In the past, as a volunteer CJA telephone canvasser, I have often spoken to donors who simply split their pledge 50-50 between the two lines.  I once phoned a potential donor who told me that he preferred to donate to the New Israel Fund (a progressive Israeli charity) than to the CJA. I once spoke to a donor who was angry at the Israeli government, but was willing to make a CJA pledge earmarked 100% towards the local line.

Many Jewish charities now have their own endowment funds.  Donors can decide to donate various amounts to various endowment funds annually or whenever they choose.

The Federation’s 2009 financial statements show that about 67% of donations to the CJA’s 2008-2009 campaign were towards the “local line” and about 33% were towards the national-international line.  The 2008-2009 CJA campaign raised about $5.36 million in total, down slightly from 2007-2008.  The Federation also had other income, including interest from its own endowment fund.  

Should the CJA scrap the two-line card? In a sense, it is an existential question.  What is the purpose of a Jewish community federation with a centralized fundraising campaign? A federation serves as a “central address” for a Jewish community.  It is important for a community to have such an entity for dealing with government, media and other ethnic and religious communities. A federation also provides certain services that smaller organizations generally don’t.  Winnipeg’s Jewish Federation has been instrumental in encouraging Jewish immigration to Winnipeg in recent years.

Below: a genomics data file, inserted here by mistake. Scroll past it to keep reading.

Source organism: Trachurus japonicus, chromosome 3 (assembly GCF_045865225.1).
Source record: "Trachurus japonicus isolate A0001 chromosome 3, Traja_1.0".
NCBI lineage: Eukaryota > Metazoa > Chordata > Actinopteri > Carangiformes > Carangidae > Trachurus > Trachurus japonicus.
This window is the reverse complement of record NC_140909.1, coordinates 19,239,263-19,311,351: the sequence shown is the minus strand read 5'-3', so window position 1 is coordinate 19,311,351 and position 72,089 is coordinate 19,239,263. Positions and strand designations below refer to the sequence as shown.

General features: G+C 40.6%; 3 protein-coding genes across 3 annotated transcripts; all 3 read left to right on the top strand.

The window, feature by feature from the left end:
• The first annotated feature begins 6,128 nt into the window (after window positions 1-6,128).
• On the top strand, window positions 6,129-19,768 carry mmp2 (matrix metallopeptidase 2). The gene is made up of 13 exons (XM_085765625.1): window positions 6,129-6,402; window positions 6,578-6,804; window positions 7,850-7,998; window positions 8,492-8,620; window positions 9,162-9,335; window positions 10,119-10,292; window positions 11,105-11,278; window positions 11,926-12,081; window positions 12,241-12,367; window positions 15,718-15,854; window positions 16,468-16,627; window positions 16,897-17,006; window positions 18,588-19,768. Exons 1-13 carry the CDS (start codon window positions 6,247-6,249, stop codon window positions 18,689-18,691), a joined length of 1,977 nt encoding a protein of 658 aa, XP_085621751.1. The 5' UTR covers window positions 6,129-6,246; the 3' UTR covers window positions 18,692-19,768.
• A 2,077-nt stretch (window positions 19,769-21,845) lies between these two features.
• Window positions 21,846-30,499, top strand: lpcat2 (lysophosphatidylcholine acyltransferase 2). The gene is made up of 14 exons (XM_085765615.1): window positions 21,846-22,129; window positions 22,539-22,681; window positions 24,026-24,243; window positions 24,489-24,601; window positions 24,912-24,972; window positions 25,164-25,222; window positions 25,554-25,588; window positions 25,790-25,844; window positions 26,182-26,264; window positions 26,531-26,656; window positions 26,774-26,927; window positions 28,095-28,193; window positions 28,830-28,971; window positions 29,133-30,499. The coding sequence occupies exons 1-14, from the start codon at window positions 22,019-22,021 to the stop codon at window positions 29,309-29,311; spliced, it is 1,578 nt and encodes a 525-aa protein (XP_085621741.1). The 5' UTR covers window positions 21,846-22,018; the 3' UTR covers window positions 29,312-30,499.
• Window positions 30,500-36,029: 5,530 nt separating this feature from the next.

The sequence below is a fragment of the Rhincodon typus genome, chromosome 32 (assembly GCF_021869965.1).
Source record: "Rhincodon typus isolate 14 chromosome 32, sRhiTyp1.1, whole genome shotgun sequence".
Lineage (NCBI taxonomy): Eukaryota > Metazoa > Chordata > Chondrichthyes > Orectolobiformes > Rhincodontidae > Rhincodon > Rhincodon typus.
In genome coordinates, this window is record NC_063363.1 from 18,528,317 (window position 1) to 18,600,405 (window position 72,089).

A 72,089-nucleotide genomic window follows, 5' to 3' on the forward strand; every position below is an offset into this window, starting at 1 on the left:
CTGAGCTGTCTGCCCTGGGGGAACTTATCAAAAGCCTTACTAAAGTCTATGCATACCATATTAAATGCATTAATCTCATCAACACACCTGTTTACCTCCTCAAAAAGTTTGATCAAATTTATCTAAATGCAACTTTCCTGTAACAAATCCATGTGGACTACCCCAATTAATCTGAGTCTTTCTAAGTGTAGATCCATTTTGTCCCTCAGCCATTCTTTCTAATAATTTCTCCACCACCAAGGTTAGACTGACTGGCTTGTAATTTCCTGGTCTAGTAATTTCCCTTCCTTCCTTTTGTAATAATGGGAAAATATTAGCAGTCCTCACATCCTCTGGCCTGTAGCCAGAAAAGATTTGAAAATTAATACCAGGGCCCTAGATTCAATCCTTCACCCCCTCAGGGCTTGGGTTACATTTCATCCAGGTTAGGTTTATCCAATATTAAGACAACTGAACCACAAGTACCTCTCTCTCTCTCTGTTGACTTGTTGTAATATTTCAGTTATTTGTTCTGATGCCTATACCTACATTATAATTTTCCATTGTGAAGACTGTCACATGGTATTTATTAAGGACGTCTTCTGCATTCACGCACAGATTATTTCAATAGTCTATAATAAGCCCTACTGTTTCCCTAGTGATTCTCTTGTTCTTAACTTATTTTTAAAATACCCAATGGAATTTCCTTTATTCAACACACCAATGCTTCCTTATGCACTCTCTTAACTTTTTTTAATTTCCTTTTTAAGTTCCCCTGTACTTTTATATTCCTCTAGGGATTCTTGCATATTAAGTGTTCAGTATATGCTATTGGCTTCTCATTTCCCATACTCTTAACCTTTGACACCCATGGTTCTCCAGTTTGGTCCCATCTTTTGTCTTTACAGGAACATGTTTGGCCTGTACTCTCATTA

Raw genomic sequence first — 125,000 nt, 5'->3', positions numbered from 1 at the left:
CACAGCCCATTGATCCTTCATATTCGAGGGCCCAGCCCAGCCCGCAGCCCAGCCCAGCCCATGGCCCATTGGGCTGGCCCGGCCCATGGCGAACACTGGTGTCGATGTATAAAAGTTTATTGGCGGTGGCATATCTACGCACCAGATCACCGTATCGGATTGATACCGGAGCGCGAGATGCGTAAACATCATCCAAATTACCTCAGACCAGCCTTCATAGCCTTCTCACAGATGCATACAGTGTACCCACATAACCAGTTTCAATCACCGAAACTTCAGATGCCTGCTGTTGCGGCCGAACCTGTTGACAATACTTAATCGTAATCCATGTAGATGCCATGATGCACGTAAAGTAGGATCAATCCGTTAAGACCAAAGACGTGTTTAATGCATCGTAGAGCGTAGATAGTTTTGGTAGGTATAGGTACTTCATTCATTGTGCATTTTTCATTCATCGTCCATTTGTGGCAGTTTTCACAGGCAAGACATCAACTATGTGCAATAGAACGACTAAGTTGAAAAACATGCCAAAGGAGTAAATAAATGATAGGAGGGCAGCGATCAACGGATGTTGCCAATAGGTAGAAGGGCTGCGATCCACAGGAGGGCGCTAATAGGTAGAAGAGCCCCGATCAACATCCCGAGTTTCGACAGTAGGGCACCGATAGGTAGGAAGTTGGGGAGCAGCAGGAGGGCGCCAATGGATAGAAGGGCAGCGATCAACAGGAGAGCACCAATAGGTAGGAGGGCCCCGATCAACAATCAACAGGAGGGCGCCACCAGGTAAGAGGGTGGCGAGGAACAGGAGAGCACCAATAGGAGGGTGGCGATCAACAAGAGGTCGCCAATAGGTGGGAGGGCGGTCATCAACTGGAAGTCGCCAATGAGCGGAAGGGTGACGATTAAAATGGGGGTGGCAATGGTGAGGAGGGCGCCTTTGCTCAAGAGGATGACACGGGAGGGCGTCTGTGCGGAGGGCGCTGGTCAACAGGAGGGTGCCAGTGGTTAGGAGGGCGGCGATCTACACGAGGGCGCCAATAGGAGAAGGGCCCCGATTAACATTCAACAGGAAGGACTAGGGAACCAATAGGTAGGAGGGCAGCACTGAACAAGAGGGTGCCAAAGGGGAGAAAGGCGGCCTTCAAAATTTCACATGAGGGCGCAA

A centralized campaign has greater resources than smaller campaigns run by individual Jewish charities.  It is usually much more efficient at finding and approaching potential donors who would be missed by smaller fundraising efforts. It is much more effective at maintaining up-to-date donor lists than small charities are.

A centralized campaign takes advantage of some economies of scale (e.g. in advertising, mailing, billing).  On the other hand, employees of larger entities often draw salaries and benefits larger than those drawn by employees of smaller charities.

The main shortcoming of a large, centralized campaign is that it does not have the same personal touch that smaller charities have.  Many donors, large and small, have a passionate connection to one specific charity and are willing to donate more to that one favorite organization than they would donate to a more faceless, centralized campaign.  A system in which each individual donor made all of their own donation decisions would be more fragmented, and less efficient, but more democratic.

A compromise

The CJA’s two-line card can be seen as a compromise.  It maintains a centralized campaign, but allows donors (even small ones) to have at least partial control over where their money goes.  It is more democratic than a  one-line card.

The trend in charitable giving is to give donors more, rather than less, control over where their money goes.  For example, Plan Canada (formerly Foster Parents Plan), allows donors to make general donations, or to target their donations to specific geographical areas, to specific campaigns, and/or to individual foster children.  In selecting a foster child, a foster parent can choose by country, gender and/or age.  The donor is given as many choices as possible.  Plan Canada has found this to be a very successful strategy.

Other charities have also moved in the direction of giving donors more choices and options.  They have found that, over the long term, giving donors some control over where their money goes encourages more and larger donations.  Of course, donors who simply want